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United Cerebral Palsy has received the Illinois Performance Excellence Gold Award for Achievement of ExcellenceUCP Staff with Gold Award

United Cerebral Palsy has received the Illinois Performance Excellence Gold Award for Achievement of Excellence. It has been ten years since UCP introduced the Baldrige Criteria for Excellence to the Board, staff, customers and stakeholders, and began our journey on the path to excellence. Since that time, the UCP Leadership Team has guided the organization through a cultural transformation focused on utilizing strategic thinking to plan for the future, facilitating growth to meet the needs of our customers, and engaging our workforce in performance improvement.

The UCP Board of Directors and Leadership Team recognized that in order to sustain and grow the organization, we would need to differentiate our organization from our competitors. Through our implementation of the Baldrige Criteria, we have developed systems to improve both customer and business outcomes. As a result, we now have the ability to provide funders, stakeholders, and potential customers with empirical evidence that UCP services achieve outcomes for the people we serve.

UCP also needed to build a solid operational structure that would live beyond the Leadership Team. Baby Boomers developed and have led social service organizations for several decades. Over the next several years, it will be time to hand off the leadership responsibilities to the next generation. Institutional knowledge often walks out the door when there is turnover in leadership. Our goal was to develop systems and people to avoid this knowledge drain. Employees from throughout UCP have been involved in every step of the journey, developing and improving the way we work. This has enabled staff to develop their leadership skills in order to assume greater responsibility in the future.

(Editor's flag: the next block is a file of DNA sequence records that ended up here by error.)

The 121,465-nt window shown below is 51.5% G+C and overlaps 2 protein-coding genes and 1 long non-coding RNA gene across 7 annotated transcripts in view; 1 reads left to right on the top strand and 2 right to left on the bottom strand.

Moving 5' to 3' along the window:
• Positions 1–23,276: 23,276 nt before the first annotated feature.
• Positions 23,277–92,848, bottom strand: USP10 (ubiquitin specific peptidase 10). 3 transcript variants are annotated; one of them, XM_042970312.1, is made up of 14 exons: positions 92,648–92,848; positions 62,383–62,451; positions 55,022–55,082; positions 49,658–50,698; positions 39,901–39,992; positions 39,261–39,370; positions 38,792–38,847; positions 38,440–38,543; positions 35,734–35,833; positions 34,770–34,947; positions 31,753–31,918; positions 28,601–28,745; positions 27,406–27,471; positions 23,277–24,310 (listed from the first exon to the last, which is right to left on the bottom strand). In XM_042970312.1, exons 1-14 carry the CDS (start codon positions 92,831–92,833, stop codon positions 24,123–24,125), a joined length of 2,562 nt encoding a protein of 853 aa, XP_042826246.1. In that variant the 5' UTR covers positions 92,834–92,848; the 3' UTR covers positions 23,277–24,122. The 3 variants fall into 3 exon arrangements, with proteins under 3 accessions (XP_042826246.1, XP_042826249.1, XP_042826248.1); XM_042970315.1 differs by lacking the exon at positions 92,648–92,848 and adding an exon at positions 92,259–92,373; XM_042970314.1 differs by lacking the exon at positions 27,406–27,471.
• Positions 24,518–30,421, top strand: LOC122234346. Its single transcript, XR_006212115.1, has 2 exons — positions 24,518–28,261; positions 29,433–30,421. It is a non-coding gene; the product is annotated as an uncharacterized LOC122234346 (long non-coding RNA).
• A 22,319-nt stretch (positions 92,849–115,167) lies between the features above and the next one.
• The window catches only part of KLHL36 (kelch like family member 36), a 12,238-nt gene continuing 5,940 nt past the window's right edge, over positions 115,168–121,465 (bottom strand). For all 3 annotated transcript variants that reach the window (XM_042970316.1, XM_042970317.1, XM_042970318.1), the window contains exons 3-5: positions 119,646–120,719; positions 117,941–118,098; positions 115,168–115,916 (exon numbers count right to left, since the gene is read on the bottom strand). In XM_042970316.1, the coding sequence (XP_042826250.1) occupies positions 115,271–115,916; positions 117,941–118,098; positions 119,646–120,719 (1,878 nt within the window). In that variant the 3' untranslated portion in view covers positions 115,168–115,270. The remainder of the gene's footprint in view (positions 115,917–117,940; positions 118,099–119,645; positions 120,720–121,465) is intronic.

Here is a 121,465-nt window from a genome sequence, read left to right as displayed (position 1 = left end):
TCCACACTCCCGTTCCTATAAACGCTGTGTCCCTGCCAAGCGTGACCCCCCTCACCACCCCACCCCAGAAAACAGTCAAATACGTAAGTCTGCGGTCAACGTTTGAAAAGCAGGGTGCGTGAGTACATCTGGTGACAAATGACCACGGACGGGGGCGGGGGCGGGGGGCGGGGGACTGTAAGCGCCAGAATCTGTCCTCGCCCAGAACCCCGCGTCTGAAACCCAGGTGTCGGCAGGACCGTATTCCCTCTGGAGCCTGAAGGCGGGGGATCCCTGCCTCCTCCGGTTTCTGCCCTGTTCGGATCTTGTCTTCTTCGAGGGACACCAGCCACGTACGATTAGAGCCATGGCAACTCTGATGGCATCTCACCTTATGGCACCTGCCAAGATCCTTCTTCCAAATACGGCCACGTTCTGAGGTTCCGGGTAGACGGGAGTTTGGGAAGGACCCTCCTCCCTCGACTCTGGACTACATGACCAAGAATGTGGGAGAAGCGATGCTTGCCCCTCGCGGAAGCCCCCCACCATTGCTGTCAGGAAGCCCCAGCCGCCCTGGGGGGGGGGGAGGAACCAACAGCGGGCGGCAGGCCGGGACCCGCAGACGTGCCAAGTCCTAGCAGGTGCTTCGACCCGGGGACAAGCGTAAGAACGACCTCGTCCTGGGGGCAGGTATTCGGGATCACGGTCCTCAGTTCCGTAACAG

The 2013 ILPEx Gold Award is a significant milestone on our path to excellence. It recognizes the cultural transformation and positive outcomes we have experienced on our journey. This is a tremendous honor for United Cerebral Palsy.

COMMUNITY LEADERS FOR PEOPLE WITH DISABILITIES HONORED AT UCP LAND OF LINCOLN ANNUAL MEETING

United Cerebral Palsy (UCP) Land of Lincoln’s Annual Meeting, hosted by Board Chair, Lori Williams, was held on Thursday, November 21, 2013. One hundred and seventy people were in attendance at the Crowne Plaza Hotel, honoring organizations and individuals for their significant contributions to UCP.

UCP Land of Lincoln honored: Qik n Ez Convenience Stores, “Outstanding Corporate Support;” Honorable Leo Zappa, “Outstanding Board Member;” Bill Newton, Jim Mack, and Barney’s Furniture, “Special Recognition;” Springfield School District 186; “Outstanding Community Partner;” Gary Reynolds, “Outstanding Telethon VIP;” The Herron Family, “Outstanding Telethon Team;” Kathy Althoff and Leslie Leach; “Outstanding Volunteer;” Ace Aldridge and Jared Cordum, “Outstanding Camp Volunteer;” The Hope Institute, “Employer of the Year;” Kim Cookson, “Gene Schneider Leadership Award;” Gregory Esper, David Dailey Community Employment Award;” Cynthia Cowell, “Donna Newton Employee of the Year;” Staff Service Awards were given to Johnathan Jordan, Eric Swartz, Christine Dovine, Carrie Lynom, Joshua Howardson, Christian Mehl, Richard Walden, Cassandra Colon and Bob Stacy , “5 Year Service Award;” Yourlanda Hill, Paula McKay and Leanna Frye, “10 Year Service Award;” Rene Fein, “20 Year Service Award;” and Ron Brown “25 Year Service Award.”

United Cerebral Palsy Land of Lincoln provides services to 645 individuals and their families with various disabilities in Central Illinois. Services include job training and placement, assistive technology, summer camps, residential support, day services, case management and advocacy.

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Volunteers Needed!

Camp photoCamp photo 2